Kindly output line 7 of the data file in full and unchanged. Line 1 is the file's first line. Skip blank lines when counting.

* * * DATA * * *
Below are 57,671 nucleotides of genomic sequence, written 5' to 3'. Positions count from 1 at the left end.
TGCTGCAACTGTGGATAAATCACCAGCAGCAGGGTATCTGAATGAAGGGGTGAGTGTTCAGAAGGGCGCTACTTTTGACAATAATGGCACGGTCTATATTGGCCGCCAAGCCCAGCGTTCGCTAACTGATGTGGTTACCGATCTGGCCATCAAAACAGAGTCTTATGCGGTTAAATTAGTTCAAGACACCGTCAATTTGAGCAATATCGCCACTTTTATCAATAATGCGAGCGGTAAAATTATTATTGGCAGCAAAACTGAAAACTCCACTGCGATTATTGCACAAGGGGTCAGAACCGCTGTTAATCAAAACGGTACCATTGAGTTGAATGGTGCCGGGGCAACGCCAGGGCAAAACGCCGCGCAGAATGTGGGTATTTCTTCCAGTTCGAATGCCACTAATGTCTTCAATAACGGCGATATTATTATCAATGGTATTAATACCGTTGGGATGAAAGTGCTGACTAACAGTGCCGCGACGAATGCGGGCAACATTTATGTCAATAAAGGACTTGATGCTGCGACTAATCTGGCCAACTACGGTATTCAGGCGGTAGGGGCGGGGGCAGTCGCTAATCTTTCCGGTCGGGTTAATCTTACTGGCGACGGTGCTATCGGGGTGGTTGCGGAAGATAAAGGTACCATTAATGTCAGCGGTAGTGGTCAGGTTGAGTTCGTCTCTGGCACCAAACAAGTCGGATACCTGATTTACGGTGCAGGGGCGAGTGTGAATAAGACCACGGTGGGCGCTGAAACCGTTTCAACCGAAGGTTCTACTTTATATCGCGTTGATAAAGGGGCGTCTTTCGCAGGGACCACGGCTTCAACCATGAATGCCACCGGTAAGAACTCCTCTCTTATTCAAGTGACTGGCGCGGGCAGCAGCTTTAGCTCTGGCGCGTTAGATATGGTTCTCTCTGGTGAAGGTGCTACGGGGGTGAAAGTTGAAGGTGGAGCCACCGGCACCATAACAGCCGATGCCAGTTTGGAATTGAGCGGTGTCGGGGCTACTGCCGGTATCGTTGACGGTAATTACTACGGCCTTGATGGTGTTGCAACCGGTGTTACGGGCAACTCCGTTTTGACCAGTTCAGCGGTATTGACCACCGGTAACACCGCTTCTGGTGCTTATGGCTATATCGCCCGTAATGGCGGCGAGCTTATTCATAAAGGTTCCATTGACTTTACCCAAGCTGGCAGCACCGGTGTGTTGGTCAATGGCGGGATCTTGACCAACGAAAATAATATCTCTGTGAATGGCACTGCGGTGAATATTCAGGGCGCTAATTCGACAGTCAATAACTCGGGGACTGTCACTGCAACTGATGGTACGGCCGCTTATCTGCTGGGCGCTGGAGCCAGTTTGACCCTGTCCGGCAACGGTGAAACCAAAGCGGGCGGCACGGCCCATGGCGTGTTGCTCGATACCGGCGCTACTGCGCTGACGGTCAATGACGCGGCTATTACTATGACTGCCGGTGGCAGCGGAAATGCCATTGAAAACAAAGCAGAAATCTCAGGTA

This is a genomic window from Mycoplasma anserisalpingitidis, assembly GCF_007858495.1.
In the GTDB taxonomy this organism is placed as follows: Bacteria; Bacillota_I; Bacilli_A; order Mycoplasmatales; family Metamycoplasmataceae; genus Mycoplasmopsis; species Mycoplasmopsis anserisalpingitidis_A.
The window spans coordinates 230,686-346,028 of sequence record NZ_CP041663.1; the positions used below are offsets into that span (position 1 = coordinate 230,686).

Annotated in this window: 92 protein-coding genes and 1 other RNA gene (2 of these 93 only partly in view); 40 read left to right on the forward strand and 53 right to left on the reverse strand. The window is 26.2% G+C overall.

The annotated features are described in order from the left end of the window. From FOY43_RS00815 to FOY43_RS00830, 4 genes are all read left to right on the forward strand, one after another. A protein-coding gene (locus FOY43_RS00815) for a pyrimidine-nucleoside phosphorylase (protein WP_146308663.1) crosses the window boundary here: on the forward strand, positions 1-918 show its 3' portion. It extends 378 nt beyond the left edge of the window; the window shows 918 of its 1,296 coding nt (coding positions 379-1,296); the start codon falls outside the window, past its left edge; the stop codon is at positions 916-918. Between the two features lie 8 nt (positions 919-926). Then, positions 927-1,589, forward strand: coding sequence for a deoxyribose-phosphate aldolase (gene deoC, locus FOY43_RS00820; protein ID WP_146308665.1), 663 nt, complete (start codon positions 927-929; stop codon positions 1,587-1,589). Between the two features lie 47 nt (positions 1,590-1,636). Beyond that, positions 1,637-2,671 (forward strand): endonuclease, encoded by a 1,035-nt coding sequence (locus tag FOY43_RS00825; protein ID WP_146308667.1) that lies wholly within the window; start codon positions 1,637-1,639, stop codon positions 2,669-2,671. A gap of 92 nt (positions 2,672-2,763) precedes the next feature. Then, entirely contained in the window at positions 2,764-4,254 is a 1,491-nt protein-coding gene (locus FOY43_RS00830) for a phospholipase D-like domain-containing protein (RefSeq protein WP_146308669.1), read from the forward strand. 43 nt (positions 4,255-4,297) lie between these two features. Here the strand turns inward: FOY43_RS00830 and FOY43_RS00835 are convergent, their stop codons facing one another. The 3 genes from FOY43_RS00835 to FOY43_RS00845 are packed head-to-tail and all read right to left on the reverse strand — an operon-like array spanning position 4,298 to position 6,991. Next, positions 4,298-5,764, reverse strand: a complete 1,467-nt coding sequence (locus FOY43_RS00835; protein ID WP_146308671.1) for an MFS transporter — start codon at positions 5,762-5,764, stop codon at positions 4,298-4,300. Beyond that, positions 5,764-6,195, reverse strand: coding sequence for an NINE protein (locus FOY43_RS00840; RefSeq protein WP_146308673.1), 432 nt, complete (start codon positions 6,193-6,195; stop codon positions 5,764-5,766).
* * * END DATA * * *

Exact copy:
The annotated features are described in order from the left end of the window. From FOY43_RS00815 to FOY43_RS00830, 4 genes are all read left to right on the forward strand, one after another. A protein-coding gene (locus FOY43_RS00815) for a pyrimidine-nucleoside phosphorylase (protein WP_146308663.1) crosses the window boundary here: on the forward strand, positions 1-918 show its 3' portion. It extends 378 nt beyond the left edge of the window; the window shows 918 of its 1,296 coding nt (coding positions 379-1,296); the start codon falls outside the window, past its left edge; the stop codon is at positions 916-918. Between the two features lie 8 nt (positions 919-926). Then, positions 927-1,589, forward strand: coding sequence for a deoxyribose-phosphate aldolase (gene deoC, locus FOY43_RS00820; protein ID WP_146308665.1), 663 nt, complete (start codon positions 927-929; stop codon positions 1,587-1,589). Between the two features lie 47 nt (positions 1,590-1,636). Beyond that, positions 1,637-2,671 (forward strand): endonuclease, encoded by a 1,035-nt coding sequence (locus tag FOY43_RS00825; protein ID WP_146308667.1) that lies wholly within the window; start codon positions 1,637-1,639, stop codon positions 2,669-2,671. A gap of 92 nt (positions 2,672-2,763) precedes the next feature. Then, entirely contained in the window at positions 2,764-4,254 is a 1,491-nt protein-coding gene (locus FOY43_RS00830) for a phospholipase D-like domain-containing protein (RefSeq protein WP_146308669.1), read from the forward strand. 43 nt (positions 4,255-4,297) lie between these two features. Here the strand turns inward: FOY43_RS00830 and FOY43_RS00835 are convergent, their stop codons facing one another. The 3 genes from FOY43_RS00835 to FOY43_RS00845 are packed head-to-tail and all read right to left on the reverse strand — an operon-like array spanning position 4,298 to position 6,991. Next, positions 4,298-5,764, reverse strand: a complete 1,467-nt coding sequence (locus FOY43_RS00835; protein ID WP_146308671.1) for an MFS transporter — start codon at positions 5,762-5,764, stop codon at positions 4,298-4,300. Beyond that, positions 5,764-6,195, reverse strand: coding sequence for an NINE protein (locus FOY43_RS00840; RefSeq protein WP_146308673.1), 432 nt, complete (start codon positions 6,193-6,195; stop codon positions 5,764-5,766).